More than 60,000 destitute inhabitants of a village in Tughluqabad, India, will be homeless soon after the country’s supreme court ruled in favor of the destruction of their settlement near a 14th-century fortress complex.
The medieval site houses a series of forts and tombs, including the extravagant mausoleum of the founder of the Tughlaq dynasty (pictured above). Despite the historical and cultural significance of the site, local politicians and community leaders have rallied to the cause of the soon-to-be displaced villagers.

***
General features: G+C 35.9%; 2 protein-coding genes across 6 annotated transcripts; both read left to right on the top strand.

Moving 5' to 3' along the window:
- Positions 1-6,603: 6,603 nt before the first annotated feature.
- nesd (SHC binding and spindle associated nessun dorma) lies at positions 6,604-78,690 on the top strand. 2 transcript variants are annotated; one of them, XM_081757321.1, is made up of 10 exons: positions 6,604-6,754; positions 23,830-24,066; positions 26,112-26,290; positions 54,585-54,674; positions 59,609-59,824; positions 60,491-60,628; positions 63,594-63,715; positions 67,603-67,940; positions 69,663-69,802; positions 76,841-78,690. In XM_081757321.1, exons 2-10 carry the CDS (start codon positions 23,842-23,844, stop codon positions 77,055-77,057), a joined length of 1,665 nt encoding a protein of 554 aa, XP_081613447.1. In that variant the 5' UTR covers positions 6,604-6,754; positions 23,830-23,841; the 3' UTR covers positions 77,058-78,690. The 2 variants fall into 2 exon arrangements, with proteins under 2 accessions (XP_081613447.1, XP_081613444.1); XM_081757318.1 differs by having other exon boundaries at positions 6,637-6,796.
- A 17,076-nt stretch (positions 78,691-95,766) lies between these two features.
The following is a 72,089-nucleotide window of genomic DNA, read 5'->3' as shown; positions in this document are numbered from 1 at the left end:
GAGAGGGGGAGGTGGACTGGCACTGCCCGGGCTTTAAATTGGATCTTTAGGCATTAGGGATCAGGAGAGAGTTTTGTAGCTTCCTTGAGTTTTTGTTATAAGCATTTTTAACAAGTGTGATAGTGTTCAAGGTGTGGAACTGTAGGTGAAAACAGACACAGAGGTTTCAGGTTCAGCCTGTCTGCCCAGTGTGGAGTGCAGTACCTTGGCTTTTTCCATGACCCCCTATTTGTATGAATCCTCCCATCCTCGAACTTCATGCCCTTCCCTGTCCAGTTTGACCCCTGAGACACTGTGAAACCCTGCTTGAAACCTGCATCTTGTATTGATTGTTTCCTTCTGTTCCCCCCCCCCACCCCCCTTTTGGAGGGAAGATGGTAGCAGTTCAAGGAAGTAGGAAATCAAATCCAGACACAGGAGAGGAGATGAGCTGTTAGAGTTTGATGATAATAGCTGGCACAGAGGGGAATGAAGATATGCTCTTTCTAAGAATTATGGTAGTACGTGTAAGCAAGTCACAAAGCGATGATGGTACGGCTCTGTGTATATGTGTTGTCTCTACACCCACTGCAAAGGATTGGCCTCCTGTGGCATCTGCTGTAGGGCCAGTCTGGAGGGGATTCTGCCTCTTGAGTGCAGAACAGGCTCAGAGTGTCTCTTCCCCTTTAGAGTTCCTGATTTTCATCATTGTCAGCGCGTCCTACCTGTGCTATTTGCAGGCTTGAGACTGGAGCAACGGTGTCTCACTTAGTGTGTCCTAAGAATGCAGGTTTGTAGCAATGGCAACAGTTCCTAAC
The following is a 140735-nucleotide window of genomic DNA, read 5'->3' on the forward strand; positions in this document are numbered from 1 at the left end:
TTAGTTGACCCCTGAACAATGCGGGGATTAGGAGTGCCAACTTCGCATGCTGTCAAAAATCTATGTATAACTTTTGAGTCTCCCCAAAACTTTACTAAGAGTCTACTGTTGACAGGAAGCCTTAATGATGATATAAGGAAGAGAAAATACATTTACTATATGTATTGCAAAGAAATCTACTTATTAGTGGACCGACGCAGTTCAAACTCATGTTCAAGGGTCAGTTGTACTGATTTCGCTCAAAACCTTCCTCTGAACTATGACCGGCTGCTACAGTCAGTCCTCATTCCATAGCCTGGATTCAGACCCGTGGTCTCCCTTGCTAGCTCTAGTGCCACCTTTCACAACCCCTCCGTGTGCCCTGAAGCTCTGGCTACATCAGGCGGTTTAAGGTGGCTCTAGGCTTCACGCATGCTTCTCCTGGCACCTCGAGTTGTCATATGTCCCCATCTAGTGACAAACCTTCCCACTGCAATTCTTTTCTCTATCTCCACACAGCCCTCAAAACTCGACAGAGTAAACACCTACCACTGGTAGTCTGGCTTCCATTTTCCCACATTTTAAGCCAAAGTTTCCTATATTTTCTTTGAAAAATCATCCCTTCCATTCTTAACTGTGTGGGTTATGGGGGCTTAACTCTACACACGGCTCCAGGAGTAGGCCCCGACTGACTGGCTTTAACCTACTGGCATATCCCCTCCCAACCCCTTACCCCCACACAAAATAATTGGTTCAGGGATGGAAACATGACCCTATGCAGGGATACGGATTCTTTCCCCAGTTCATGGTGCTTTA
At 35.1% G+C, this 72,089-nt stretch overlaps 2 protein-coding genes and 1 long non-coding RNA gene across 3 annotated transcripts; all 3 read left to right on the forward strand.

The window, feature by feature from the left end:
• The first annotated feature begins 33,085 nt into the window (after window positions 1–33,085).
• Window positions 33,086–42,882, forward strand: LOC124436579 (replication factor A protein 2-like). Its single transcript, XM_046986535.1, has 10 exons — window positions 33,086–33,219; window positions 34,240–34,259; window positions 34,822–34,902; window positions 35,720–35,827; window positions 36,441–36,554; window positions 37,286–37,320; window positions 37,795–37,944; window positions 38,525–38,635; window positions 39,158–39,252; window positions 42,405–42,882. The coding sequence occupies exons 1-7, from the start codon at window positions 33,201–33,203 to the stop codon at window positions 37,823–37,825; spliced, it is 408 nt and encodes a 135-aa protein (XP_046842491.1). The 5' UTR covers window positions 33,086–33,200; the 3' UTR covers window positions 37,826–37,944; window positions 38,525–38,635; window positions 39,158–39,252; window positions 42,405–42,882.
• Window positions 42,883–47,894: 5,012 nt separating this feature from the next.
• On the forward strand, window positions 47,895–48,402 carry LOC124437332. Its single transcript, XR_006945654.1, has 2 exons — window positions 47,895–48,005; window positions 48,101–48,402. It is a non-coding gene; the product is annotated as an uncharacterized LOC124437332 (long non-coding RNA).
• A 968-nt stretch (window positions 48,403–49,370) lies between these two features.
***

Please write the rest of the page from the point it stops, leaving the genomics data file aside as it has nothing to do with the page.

In opposition stands the Archaeological Survey of India, the government agency responsible for the protection of India’s historical sites. During the past year, the ASI has issued countless eviction notices on the inhabitants of structures deemed to encroach upon archaeological sites throughout the country.
Upon hearing of the evictions, a Tughlaqabad villager was sent into such a state of frenzy and despair that he died of shock. While nations must fight to protect their cultural heritage, is the preservation of cultural heritage more important than human life?